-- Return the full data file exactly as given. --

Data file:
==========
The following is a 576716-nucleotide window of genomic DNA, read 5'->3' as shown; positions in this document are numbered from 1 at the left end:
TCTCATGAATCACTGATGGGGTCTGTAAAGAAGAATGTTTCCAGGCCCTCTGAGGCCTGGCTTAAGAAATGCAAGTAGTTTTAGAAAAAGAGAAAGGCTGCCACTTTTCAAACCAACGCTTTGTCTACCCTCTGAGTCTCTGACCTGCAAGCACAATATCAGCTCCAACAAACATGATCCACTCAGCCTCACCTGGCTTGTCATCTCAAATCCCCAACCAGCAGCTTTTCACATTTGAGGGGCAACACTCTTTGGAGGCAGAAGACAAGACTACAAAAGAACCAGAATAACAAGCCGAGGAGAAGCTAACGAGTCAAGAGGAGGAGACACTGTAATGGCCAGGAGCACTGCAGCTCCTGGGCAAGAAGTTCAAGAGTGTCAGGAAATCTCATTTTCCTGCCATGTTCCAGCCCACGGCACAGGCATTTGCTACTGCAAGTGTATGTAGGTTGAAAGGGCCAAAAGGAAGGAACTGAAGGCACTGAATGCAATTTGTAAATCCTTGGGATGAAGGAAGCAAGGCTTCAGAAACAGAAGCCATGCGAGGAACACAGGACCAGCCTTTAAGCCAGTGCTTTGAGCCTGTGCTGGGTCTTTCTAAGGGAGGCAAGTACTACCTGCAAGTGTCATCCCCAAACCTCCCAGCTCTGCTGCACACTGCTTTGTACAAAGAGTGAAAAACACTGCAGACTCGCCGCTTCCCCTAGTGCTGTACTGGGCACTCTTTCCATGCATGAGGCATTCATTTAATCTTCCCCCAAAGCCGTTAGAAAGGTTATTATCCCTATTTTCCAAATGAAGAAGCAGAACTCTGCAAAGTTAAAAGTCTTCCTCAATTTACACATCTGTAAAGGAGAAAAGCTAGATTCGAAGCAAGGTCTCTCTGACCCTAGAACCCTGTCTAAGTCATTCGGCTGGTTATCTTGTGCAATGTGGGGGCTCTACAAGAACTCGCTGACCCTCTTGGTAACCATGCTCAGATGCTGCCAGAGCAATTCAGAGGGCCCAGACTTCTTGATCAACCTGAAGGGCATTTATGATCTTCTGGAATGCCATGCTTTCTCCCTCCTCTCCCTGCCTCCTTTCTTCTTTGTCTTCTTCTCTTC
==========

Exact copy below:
The following is a 576716-nucleotide window of genomic DNA, read 5'->3' as shown; positions in this document are numbered from 1 at the left end:
TCTCATGAATCACTGATGGGGTCTGTAAAGAAGAATGTTTCCAGGCCCTCTGAGGCCTGGCTTAAGAAATGCAAGTAGTTTTAGAAAAAGAGAAAGGCTGCCACTTTTCAAACCAACGCTTTGTCTACCCTCTGAGTCTCTGACCTGCAAGCACAATATCAGCTCCAACAAACATGATCCACTCAGCCTCACCTGGCTTGTCATCTCAAATCCCCAACCAGCAGCTTTTCACATTTGAGGGGCAACACTCTTTGGAGGCAGAAGACAAGACTACAAAAGAACCAGAATAACAAGCCGAGGAGAAGCTAACGAGTCAAGAGGAGGAGACACTGTAATGGCCAGGAGCACTGCAGCTCCTGGGCAAGAAGTTCAAGAGTGTCAGGAAATCTCATTTTCCTGCCATGTTCCAGCCCACGGCACAGGCATTTGCTACTGCAAGTGTATGTAGGTTGAAAGGGCCAAAAGGAAGGAACTGAAGGCACTGAATGCAATTTGTAAATCCTTGGGATGAAGGAAGCAAGGCTTCAGAAACAGAAGCCATGCGAGGAACACAGGACCAGCCTTTAAGCCAGTGCTTTGAGCCTGTGCTGGGTCTTTCTAAGGGAGGCAAGTACTACCTGCAAGTGTCATCCCCAAACCTCCCAGCTCTGCTGCACACTGCTTTGTACAAAGAGTGAAAAACACTGCAGACTCGCCGCTTCCCCTAGTGCTGTACTGGGCACTCTTTCCATGCATGAGGCATTCATTTAATCTTCCCCCAAAGCCGTTAGAAAGGTTATTATCCCTATTTTCCAAATGAAGAAGCAGAACTCTGCAAAGTTAAAAGTCTTCCTCAATTTACACATCTGTAAAGGAGAAAAGCTAGATTCGAAGCAAGGTCTCTCTGACCCTAGAACCCTGTCTAAGTCATTCGGCTGGTTATCTTGTGCAATGTGGGGGCTCTACAAGAACTCGCTGACCCTCTTGGTAACCATGCTCAGATGCTGCCAGAGCAATTCAGAGGGCCCAGACTTCTTGATCAACCTGAAGGGCATTTATGATCTTCTGGAATGCCATGCTTTCTCCCTCCTCTCCCTGCCTCCTTTCTTCTTTGTCTTCTTCTCTTC